I enjoyed the theme of the book about a witch who strives to rise above her creation. The story just fell flat for me and was not compelling. I had hoped for more detail, more examples of her historical experiences. I wanted to learn more about her and why she led her life the way she did.
No surprise - it was as expected.
Possibly. I found the narration interesting in that she brought vocal changes to the characters that made them unique to the ear.
Maybe a short mini series but they'd have to really flesh out some more detail. I did not identify the characters with any particular actors.
It wasn't a bad read/listen, just not nearly as good as some that I've enjoyed lately. I wasn't driven to finish this story, just hate to leave one unread.
I can't tell you how many times I almost gave up on this book due to it's slow dragging start. Once the author picks up gears it makes for such an interesting story.
A long description of the weather over the centuries. One paragraph of story, 2 pages of weather and misery. The main character lives for hundreds of years and never seems to learn or grow from experience. The story focusses on the worst of each time period; plague & witch burnings. Jack the Ripper, WWI trench warfare misery, nothing fun or insightful. The protagonist is whiny, dense, a little stupid and absolutely no fun at all. She doesn't have a good day in 300 years.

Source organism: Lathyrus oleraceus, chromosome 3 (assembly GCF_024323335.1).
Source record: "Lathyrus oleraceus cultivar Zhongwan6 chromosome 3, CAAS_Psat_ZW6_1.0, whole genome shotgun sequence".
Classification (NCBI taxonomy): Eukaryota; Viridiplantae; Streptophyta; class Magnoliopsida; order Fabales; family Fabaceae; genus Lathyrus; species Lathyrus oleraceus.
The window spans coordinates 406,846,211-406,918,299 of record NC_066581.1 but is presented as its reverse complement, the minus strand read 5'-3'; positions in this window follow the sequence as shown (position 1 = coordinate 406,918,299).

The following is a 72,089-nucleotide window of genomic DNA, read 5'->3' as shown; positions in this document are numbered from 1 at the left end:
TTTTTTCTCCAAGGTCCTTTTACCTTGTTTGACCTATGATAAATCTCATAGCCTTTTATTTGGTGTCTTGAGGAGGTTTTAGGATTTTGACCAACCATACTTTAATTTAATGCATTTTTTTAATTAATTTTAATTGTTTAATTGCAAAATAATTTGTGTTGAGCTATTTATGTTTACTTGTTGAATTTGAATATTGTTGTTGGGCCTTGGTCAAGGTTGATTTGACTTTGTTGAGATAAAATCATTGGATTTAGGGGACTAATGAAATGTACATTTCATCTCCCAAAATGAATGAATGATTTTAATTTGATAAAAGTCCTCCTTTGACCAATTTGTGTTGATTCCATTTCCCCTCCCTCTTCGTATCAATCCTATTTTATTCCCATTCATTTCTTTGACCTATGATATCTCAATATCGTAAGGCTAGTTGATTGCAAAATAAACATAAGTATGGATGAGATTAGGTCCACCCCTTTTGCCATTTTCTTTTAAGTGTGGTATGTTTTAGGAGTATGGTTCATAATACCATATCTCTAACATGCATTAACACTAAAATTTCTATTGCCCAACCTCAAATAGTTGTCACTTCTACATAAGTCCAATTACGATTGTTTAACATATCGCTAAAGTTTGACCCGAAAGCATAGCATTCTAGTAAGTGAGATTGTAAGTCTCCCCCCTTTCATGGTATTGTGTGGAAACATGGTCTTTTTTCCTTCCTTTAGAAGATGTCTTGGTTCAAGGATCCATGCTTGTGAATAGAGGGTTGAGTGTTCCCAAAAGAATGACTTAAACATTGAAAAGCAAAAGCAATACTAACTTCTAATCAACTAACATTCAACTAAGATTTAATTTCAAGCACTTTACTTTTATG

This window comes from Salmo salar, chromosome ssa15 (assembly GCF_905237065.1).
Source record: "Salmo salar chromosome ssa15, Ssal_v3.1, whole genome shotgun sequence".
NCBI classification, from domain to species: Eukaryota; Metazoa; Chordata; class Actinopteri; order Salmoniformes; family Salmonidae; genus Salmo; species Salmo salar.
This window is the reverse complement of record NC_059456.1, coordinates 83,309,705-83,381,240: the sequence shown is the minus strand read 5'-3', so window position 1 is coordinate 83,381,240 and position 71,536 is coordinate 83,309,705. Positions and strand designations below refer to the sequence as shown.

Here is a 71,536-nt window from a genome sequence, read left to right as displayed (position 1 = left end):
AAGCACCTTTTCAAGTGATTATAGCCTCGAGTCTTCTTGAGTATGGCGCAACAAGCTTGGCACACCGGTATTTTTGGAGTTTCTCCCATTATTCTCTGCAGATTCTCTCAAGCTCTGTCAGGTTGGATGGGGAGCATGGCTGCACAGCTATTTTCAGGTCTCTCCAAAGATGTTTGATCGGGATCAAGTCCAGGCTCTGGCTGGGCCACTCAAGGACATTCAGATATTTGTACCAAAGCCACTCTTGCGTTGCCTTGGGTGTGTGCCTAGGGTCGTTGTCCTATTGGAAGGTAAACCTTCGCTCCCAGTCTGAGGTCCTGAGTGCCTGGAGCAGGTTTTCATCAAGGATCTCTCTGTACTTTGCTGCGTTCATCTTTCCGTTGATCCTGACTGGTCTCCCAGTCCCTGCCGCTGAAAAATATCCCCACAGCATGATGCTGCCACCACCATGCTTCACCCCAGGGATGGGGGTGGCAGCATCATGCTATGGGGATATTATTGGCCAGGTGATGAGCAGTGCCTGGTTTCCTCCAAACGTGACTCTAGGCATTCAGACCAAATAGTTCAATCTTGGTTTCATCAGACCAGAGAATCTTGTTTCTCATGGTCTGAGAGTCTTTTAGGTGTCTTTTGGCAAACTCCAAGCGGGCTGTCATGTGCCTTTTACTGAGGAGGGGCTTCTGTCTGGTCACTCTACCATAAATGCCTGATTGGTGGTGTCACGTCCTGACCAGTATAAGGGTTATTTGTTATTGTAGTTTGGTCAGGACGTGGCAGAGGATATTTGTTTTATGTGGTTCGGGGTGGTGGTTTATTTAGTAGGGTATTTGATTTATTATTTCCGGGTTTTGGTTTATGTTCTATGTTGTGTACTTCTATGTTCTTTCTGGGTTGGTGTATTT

i like to read. i like to listen.
while this book may have been slightly predictable, i found it to be just what i was looking for right now. it was an easy read, full of fun and magic and my favorite supernatural, witches. it had the perfect mix of romance (if you can call it romance), magic and story. and it didn't take itself too seriously or drone on for too long. it was the perfect length novel with the perfect amount of drama and buildup.
bess was a great narrator, i loved the intertwining of her past and present story. the historic fiction element that was brought into the story in her unveiling her long life was smart...kept me interested in both her modern day story and her past.
would definitely read another witch tale from this author
The narrator was great but the story felt meandering and lacked focus. I didn't feel compelled by any of the characters.
The ending totally fell flat. I felt like she could have done more with the characters.
This is the only one I've heard.
I'm not sure I liked the characters enough to read another.
Not my favorite.
I'm about 1/2 way through this story right now. It sounded great when I read about it, but listening to it is pretty boring; it's at the very least a slow start. I'm hoping it picks up, otherwise I would really like to find out how to return it. :/
I love this genre, but this story didn't live up to my expectations.